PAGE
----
As for the 'cost of the policy outweighing the benefits' … that's vague to the point of evasive. The long term marginal cost of transitioning from fossil carbon is zero, because ultimately we have to anyway. Simply burning ever increasing amounts of coal and oil into an indefinite future is not physically possible, regardless of any climate considerations. As for 'outweighing the benefits' … well that very much depends on what climate scenario plays out. Less than 2degC increase and we will see more predicable disruptions like the Australian bushfires; avoiding those would be a very fine benefit in my book. Above that … well it's uncharted territory and a massive gamble with our future as a species.

        • Ross 4.2.1.1

          In the case of climate change however, the evidence has been challenged strenuously for several decades

          But that's irrelevant as we are not talking about the evidence or science. We agree that climate change is man made. But that's not what we're talking about.

          The author of the paper on Y2K suggests that when hysteria takes over, all logic and reasoning goes out the window. And that resulted in bad decisions being made, including huge spending on a relatively minor problem. He makes the point, too, that some European countries (eg, Italy) did bugger all preparation around Y2K but didn't suffer any major consequences. Yes, doing nothing – or very little – may have been the best option! He notes, ruefully, that Australia could have put the money towards disaster relief. $12 billion would come in handy right about now.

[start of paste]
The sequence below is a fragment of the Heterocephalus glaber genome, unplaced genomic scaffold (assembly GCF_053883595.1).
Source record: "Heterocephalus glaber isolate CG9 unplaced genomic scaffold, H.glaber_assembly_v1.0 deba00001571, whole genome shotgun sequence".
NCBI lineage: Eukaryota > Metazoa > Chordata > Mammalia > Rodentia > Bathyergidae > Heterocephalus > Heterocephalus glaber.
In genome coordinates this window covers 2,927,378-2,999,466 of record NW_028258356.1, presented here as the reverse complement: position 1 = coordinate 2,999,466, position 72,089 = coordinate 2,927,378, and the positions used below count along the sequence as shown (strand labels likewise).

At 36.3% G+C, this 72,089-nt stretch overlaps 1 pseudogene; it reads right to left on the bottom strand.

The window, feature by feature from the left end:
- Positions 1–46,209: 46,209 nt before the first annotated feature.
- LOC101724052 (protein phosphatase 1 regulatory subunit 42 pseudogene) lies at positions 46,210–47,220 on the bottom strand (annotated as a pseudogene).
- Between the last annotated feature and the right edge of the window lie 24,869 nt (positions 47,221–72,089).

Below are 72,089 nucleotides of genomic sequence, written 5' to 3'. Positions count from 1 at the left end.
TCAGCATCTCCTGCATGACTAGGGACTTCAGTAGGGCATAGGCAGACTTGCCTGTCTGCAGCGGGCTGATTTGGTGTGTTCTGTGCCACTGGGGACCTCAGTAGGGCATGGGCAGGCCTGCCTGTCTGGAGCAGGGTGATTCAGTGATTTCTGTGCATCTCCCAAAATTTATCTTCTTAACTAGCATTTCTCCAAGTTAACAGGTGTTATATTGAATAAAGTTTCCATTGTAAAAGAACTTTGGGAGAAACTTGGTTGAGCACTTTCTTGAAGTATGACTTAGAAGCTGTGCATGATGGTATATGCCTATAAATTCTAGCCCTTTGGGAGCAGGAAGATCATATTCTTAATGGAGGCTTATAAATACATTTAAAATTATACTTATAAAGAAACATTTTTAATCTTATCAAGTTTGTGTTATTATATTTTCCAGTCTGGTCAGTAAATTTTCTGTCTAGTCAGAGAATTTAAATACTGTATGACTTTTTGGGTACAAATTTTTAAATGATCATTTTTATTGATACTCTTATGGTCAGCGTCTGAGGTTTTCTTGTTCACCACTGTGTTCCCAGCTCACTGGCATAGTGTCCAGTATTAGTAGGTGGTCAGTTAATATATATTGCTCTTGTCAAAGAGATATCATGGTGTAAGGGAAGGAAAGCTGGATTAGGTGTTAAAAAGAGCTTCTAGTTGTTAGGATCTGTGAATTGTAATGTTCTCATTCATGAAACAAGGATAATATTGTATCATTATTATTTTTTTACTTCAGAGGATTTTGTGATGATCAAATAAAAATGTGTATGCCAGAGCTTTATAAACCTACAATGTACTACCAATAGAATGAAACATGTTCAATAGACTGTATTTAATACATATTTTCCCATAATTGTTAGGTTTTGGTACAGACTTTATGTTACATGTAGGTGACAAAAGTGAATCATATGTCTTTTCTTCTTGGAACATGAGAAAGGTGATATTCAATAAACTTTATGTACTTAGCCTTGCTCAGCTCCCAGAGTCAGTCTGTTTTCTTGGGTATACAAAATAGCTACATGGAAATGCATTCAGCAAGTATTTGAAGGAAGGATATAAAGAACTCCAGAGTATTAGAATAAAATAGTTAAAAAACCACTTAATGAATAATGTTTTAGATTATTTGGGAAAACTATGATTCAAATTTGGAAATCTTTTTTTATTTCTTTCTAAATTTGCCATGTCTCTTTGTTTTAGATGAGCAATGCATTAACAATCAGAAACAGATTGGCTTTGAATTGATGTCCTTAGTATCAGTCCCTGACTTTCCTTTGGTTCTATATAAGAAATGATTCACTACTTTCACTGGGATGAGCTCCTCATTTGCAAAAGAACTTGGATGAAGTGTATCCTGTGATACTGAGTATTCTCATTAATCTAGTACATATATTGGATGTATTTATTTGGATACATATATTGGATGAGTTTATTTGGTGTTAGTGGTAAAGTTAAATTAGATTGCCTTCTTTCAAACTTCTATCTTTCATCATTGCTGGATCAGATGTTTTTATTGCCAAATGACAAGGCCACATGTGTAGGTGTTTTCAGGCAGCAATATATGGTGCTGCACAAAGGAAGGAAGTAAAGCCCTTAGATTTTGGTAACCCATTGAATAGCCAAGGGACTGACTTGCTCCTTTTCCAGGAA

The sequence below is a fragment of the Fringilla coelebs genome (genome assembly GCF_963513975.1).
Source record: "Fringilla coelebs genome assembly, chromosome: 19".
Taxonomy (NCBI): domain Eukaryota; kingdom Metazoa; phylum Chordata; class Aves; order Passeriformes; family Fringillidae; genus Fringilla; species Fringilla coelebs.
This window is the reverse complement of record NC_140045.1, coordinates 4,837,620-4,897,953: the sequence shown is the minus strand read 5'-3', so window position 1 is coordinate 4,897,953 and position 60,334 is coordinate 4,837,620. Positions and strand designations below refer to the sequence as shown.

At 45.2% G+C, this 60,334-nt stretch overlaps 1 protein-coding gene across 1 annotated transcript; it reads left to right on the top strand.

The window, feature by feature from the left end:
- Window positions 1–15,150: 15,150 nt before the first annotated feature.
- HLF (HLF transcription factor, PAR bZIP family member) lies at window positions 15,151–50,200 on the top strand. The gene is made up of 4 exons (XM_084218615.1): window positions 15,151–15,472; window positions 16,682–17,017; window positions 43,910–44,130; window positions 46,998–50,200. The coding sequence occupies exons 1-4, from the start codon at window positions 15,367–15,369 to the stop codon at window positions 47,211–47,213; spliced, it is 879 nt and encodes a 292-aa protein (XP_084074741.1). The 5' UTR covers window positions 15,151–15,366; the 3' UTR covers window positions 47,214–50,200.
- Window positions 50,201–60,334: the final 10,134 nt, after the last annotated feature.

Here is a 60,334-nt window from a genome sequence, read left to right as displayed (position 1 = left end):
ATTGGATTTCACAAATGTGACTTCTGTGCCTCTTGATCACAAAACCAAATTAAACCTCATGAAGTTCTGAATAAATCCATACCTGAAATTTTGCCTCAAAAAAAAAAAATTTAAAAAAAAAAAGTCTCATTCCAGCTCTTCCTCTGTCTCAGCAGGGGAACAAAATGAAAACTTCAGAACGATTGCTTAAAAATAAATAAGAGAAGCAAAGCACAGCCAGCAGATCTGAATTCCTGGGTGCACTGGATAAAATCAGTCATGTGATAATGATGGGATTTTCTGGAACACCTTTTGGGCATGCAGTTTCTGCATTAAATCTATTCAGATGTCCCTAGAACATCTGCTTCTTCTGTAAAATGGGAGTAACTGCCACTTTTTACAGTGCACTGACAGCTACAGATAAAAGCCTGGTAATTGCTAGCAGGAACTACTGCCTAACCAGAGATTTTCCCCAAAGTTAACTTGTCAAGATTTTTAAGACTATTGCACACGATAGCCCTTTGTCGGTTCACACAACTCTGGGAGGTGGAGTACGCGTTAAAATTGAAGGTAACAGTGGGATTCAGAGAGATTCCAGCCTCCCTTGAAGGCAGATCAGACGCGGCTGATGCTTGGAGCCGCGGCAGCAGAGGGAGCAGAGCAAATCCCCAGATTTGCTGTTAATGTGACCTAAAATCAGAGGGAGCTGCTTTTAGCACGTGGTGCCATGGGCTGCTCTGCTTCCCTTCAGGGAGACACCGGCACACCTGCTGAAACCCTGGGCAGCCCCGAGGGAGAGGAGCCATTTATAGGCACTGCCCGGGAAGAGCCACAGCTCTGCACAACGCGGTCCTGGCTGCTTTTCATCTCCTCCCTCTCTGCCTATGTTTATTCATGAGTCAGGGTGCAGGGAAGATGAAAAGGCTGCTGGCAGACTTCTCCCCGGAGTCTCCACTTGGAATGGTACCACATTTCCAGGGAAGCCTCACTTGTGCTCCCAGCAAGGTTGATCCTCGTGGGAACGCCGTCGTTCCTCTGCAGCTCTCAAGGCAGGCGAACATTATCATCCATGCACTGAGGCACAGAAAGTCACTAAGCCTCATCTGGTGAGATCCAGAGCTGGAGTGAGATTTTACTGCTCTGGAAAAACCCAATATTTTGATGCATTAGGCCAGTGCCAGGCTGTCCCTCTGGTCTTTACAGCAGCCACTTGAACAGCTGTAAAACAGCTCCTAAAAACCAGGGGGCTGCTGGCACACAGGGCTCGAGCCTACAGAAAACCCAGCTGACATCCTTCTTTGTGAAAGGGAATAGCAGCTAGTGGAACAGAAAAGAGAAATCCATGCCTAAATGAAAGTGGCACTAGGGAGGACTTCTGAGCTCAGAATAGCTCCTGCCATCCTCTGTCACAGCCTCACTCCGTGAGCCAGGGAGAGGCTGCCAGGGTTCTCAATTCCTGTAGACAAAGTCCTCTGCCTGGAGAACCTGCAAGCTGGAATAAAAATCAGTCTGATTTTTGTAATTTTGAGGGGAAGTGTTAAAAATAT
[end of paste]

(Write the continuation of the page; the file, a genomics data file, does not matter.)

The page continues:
The long term marginal cost of transitioning from fossil carbon is zero, because ultimately we have to anyway.

          Well, we need to reduce our use of fossil fuels, but transitioning to zero fossil fuels doesn’t appear realistic when there is money to be made, And spending huge sums when the outcome is indeterminate is like going to the casino. Not smart.

          • Sacha 4.2.1.1.1

            It is understandable if you want both climate change and Y2K to be 'minor' problems. It is scary to think otherwise. People spend considerable effort avoiding feeling afraid.

            You are looking for evidence to justify your feelings. It is not convincing anyone.

            • Ross 4.2.1.1.1.1

              Except nowhere have I said that climate change is a minor problem. You might wish to comment on what I’ve said rather than what you imagine I’ve said.

              Australia potentially wasted billions of dollars addressing Y2K. Would that money have come in handy fighting the bush fires and providing assistance to those directly affected?

            • Sacha 4.2.1.1.1.2

              I'm only thinking of other readers at this stage. More than enough trying to engage.

            • Ross 4.2.1.1.1.3

              From the paper by Quigan: